Adela Filiu Ferguson went to America to define her dream, clutching her midwifery diploma, an abiding faith in God, sheer guts and grim determination.

That day, on her date with destiny, a great traffic jam was giving her a cardiac arrest on her way to an interview with a possible employer.  Three blocks away from her destination, a burly secret service stopped her cab and asked, “are you Adela? Mrs. Reagan is waiting for you.”

Adela was interviewed and before she could blink, she was hired on the spot. Mrs. Reagan, who at that time needed household staff to fill her Bel-Air home, was impressed with Adela’s humble and gentle ways.

Now, they were meeting President Reagan for the first time.  The president strode towards the household staff and started shaking their hands.  His handshake was warm and his smile was drop dead gorgeous. As he loomed, Adela looked so small, although brimming with thrill and enthusiasm.  She thought he was the most handsome man in the whole world.  His eyes radiated such warmth, sincerity and charm.  She was looking eyeball to eyeball at the most popular president since World War II — the one who won 49 states in a landslide, representing all categories of voters. It was the same thought they shared, and their reverie was broken when Mrs. Reagan fired her now famous first order, “Honey, walk Rex” (the dog). The staff looked and smiled at each other.  They knew who would be the real Commander-in-Chief.  Life could be easy here at Bel-Air.

The first time Adela held the tray for the president, she was shaking like a leaf, and he leaned very kindly towards her, holding her trembling arms and said, “It is all right, Adela, you’re doing just fine. If you could just tell me what this is?”

She replied, “Shepherd’s pie, sir,” to which the president said, “But I can’t find the shepherd. Where is it?” The ice was broken and everyone broke into guffaws, including Mrs. Reagan.

Mrs. Reagan, who had a busier social life than the president, was in constant touch with her friends on the phone.  They left together every morning for their office in Fox Plaza in Century City.  Most of their mornings were spent quietly at home, a far cry from the White House life, where socials were more often seen in long limousines, rusting furs, ornate gowns and jewelry the size of cow droppings. After 20 years of public life, they needed to spend more time with family and friends, and with each other.

Usually the president was back by 5 pm and would change and go to the basement for his exercises.  He would pass through the kitchen, winking at Adela, and after his exercise, pass by the kitchen again and say, “Can I steal a cookie?” Oh, my pleasure, Sir!” would be Adela’s reply, who purposely kept the freshly baked cookies on the table, for everyone to taste.  They were more than delicious!

Their weekends were mostly spent at their Santa Barbara ranch and the president loved cleaning the pool. He cut the trees that block the pathway to the pool. During one of Adela’s birthdays, the president  gave her a pen and gold infant’s feet.  His words were “this is an appropriate time for me to give you.” To this day, they are among her most treasured possessions.  He also gave her all the empty bottles of every grand wine he opened for their VIP guests, knowing she collects them.  “This is for Adela!” he would announce.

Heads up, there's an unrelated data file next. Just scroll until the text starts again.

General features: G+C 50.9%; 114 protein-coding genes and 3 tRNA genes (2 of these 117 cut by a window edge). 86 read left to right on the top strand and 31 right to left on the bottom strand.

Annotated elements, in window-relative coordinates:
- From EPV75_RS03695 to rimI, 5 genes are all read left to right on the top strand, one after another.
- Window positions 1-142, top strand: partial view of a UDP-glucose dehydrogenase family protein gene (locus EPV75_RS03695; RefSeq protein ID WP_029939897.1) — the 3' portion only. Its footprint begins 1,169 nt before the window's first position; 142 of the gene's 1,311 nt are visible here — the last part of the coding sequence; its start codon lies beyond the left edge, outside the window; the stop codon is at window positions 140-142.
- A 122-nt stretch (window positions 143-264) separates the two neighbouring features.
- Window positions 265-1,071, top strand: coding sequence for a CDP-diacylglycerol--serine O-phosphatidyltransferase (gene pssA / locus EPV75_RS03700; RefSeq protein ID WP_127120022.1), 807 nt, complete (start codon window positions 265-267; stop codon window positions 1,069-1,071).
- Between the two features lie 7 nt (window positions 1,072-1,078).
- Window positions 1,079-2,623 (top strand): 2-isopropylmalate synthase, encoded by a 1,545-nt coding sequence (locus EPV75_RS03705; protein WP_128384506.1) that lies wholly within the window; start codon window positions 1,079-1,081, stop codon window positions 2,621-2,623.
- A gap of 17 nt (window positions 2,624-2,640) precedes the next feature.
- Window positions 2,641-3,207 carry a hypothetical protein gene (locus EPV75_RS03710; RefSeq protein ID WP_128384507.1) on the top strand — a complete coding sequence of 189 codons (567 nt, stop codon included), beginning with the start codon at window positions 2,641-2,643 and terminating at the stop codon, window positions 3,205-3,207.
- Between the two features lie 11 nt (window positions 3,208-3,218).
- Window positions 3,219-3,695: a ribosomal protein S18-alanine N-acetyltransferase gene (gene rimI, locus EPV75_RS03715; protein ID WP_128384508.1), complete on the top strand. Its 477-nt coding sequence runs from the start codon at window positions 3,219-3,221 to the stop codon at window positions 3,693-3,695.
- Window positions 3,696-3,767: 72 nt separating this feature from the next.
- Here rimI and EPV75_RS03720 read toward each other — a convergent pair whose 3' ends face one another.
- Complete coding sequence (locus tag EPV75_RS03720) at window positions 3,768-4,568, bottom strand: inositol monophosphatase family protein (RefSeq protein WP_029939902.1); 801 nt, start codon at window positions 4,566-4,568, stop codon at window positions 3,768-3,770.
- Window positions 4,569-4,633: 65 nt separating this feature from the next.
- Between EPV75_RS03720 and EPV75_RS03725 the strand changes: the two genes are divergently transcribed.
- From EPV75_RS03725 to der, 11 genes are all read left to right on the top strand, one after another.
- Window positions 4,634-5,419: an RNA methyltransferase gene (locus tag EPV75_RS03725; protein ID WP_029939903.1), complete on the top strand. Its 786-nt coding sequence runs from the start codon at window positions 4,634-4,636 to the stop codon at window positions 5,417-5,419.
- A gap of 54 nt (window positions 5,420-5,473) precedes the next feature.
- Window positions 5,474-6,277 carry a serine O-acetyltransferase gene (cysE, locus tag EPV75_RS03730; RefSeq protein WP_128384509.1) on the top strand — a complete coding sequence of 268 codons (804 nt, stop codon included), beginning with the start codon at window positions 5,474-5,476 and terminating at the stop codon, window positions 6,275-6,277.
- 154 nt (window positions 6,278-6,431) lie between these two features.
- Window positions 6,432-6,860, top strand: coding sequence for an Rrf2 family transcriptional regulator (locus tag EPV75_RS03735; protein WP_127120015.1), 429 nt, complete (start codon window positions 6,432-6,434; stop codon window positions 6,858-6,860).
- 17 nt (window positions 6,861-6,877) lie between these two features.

Working with the Reagans, Adela met the Prime Minister of Canada, Princess Anne, Prince Albert, Barbara Walters, Tom Brokaw and former President and Mrs. Nixon. President Nixon drank tea but fell for her concoction of “special tea,” which was served during every Reagan meal. It was beyond her wildest dreams that they were not only sampling her recipes, she was actually serving them.

Sometime  President Reagan would surprise the staff by bringing down the coffee trays himself.  They were all treated like family members and the Secret Service reportedly said they’d never had such a warm relationship with any other president.

For Adela, working with the Reagans made her feel so honored and  humbled.  She was just in high school back home when she saw their pictures in the papers, during their visit as Gov. of California.  Now she was taking care of their meals and was there for their personal daily needs.

Her unsolicited advice?  “Do not ever underestimate your dreams in life.  Anything can happen if you believe…It means hard work.  Never doubt that you can do it with God’s help.  Remember you are never given a dream without also the power to make it come true.  If you seek what is good and honorable and offer genuine service, your life would truly improve. Working with the Reagans taught me so much.  I found out what was really important to me.  I grew and learned what service was all about.  I learned how, in spite of life’s everyday hassles and problems, that just go on being yourself and everything will fall into the right perspective.”

Note:  Mrs.  Ferguson is currently working at the Olympia Medical Center in Los Angeles, where she has been a consistent model employee. This story is the only interview she has ever given about the Reagans.

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